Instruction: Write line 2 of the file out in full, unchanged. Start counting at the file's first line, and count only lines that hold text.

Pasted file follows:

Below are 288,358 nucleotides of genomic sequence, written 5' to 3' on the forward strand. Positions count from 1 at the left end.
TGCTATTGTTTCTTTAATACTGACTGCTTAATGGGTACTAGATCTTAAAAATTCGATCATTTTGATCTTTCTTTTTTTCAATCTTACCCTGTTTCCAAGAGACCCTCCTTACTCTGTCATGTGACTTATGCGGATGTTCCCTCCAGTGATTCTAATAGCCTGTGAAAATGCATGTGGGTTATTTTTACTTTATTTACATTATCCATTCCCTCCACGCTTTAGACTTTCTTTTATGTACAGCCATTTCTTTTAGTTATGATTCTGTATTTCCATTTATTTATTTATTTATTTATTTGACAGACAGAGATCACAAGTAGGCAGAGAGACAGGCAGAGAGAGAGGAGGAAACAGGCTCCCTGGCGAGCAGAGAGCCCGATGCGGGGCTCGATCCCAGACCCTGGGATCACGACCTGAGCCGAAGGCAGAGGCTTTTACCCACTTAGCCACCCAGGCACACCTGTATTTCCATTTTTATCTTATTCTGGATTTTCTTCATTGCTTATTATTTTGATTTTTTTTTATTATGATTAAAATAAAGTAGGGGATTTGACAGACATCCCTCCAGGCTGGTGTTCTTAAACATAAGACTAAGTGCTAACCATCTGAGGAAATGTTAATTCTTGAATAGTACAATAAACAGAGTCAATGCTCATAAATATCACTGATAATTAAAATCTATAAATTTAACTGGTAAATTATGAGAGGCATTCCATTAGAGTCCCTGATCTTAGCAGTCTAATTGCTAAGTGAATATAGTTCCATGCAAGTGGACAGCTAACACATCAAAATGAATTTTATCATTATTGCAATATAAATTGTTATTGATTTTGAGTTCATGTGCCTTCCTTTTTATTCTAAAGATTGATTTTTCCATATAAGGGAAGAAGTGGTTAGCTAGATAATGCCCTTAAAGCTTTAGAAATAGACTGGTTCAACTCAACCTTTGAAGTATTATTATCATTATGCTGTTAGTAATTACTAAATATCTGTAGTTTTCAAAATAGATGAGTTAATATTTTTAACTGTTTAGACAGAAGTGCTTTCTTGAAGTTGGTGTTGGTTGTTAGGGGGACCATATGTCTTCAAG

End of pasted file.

TGCTATTGTTTCTTTAATACTGACTGCTTAATGGGTACTAGATCTTAAAAATTCGATCATTTTGATCTTTCTTTTTTTCAATCTTACCCTGTTTCCAAGAGACCCTCCTTACTCTGTCATGTGACTTATGCGGATGTTCCCTCCAGTGATTCTAATAGCCTGTGAAAATGCATGTGGGTTATTTTTACTTTATTTACATTATCCATTCCCTCCACGCTTTAGACTTTCTTTTATGTACAGCCATTTCTTTTAGTTATGATTCTGTATTTCCATTTATTTATTTATTTATTTATTTGACAGACAGAGATCACAAGTAGGCAGAGAGACAGGCAGAGAGAGAGGAGGAAACAGGCTCCCTGGCGAGCAGAGAGCCCGATGCGGGGCTCGATCCCAGACCCTGGGATCACGACCTGAGCCGAAGGCAGAGGCTTTTACCCACTTAGCCACCCAGGCACACCTGTATTTCCATTTTTATCTTATTCTGGATTTTCTTCATTGCTTATTATTTTGATTTTTTTTTATTATGATTAAAATAAAGTAGGGGATTTGACAGACATCCCTCCAGGCTGGTGTTCTTAAACATAAGACTAAGTGCTAACCATCTGAGGAAATGTTAATTCTTGAATAGTACAATAAACAGAGTCAATGCTCATAAATATCACTGATAATTAAAATCTATAAATTTAACTGGTAAATTATGAGAGGCATTCCATTAGAGTCCCTGATCTTAGCAGTCTAATTGCTAAGTGAATATAGTTCCATGCAAGTGGACAGCTAACACATCAAAATGAATTTTATCATTATTGCAATATAAATTGTTATTGATTTTGAGTTCATGTGCCTTCCTTTTTATTCTAAAGATTGATTTTTCCATATAAGGGAAGAAGTGGTTAGCTAGATAATGCCCTTAAAGCTTTAGAAATAGACTGGTTCAACTCAACCTTTGAAGTATTATTATCATTATGCTGTTAGTAATTACTAAATATCTGTAGTTTTCAAAATAGATGAGTTAATATTTTTAACTGTTTAGACAGAAGTGCTTTCTTGAAGTTGGTGTTGGTTGTTAGGGGGACCATATGTCTTCAAG